directly to the International Section, send it to the attention of 
the person identified in paragraph (k)(2) of this AD. Information 
may be emailed to: [email protected]. Before using any 
approved AMOC, notify your appropriate principal inspector, or 
lacking a principal

[[Page 5188]]

inspector, the manager of the local flight standards district 
office/certificate holding district office.
    (2) Contacting the Manufacturer: For any requirement in this AD 
to obtain corrective actions from a manufacturer, the action must be 
accomplished using a method approved by the Manager, International 
Section, Transport Standards Branch, FAA; or the European Aviation 
Safety Agency (EASA); or Airbus's EASA Design Organization Approval 
(DOA). If approved by the DOA, the approval must include the DOA-
authorized signature.

(j) Special Flight Permits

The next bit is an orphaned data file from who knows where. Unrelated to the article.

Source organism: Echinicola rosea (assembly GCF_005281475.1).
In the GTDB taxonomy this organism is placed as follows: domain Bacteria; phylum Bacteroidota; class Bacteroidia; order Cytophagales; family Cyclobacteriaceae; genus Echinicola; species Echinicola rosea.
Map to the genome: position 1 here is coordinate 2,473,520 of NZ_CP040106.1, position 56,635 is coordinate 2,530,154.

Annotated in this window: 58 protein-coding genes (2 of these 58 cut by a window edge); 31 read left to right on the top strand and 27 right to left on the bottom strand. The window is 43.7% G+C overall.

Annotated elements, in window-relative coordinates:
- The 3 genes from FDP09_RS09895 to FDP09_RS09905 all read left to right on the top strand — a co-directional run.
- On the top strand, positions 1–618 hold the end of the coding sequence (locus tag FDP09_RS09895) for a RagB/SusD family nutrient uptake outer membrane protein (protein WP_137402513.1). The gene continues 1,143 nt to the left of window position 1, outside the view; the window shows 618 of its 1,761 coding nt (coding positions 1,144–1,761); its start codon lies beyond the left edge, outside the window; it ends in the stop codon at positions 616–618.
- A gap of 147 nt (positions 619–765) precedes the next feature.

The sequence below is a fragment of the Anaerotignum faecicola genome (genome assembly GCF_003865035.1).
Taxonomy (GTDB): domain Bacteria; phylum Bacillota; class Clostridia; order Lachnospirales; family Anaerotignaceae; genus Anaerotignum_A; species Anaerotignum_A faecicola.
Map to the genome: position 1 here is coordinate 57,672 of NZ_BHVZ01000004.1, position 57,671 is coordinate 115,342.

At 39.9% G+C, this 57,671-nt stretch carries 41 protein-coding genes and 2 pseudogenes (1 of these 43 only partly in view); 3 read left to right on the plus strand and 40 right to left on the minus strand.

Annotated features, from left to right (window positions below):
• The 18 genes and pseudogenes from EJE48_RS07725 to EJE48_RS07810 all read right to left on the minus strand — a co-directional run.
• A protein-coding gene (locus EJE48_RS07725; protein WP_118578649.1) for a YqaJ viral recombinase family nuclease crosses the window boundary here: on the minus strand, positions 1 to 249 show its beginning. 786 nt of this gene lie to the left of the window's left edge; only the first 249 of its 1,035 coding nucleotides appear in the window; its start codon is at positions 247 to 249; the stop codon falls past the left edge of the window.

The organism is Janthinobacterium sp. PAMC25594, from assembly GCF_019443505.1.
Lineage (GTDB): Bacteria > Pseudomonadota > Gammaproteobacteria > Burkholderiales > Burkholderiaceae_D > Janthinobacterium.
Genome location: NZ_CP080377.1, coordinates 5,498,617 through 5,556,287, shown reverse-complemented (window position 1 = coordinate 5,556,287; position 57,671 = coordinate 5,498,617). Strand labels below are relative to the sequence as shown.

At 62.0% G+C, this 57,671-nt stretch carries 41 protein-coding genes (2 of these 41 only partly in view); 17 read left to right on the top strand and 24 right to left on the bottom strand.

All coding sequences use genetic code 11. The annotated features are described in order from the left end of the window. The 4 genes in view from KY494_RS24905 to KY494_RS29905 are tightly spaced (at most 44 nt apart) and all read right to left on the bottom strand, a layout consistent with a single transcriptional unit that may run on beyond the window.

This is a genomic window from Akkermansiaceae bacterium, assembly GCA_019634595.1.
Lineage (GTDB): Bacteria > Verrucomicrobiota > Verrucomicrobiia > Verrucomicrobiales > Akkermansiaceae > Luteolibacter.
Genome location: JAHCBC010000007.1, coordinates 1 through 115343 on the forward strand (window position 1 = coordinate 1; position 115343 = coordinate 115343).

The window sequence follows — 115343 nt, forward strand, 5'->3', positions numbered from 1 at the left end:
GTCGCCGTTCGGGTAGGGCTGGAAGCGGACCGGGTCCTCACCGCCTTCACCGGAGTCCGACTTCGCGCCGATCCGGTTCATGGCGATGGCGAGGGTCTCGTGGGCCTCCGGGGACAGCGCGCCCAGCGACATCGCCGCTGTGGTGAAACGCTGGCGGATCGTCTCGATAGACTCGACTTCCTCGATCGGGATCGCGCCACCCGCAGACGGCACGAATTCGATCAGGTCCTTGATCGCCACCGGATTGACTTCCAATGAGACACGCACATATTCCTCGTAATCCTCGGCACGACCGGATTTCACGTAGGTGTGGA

Special flight permits, as described in Section 21.197 and 
Section 21.199 of the Federal Aviation Regulations (14 CFR 21.197 
and 21.199), are not allowed.

(k) Related Information

    (1) Refer to Mandatory Continuing Airworthiness Information 
(MCAI) EASA Airworthiness Directive 2017-0257R1, dated January 9, 
2018, for related information. You may examine the MCAI on the 
internet at http://www.regulations.gov by searching for and locating 
Docket No. FAA-2018-0024.
    (2) For more information about this AD, contact Sanjay Ralhan, 
Aerospace Engineer, International Section, Transport Standards 
Branch, FAA, 1601 Lind Avenue SW, Renton, WA 98057-3356; telephone 
425-227-1405; fax 425-227-1149.

(l) Material Incorporated by Reference

    None.

    Issued in Renton, Washington, on January 19, 2018.
Michael Kaszycki,
Acting Director, System Oversight Division, Aircraft Certification 
Service.
[FR Doc. 2018-02364 Filed 2-5-18; 8:45 am]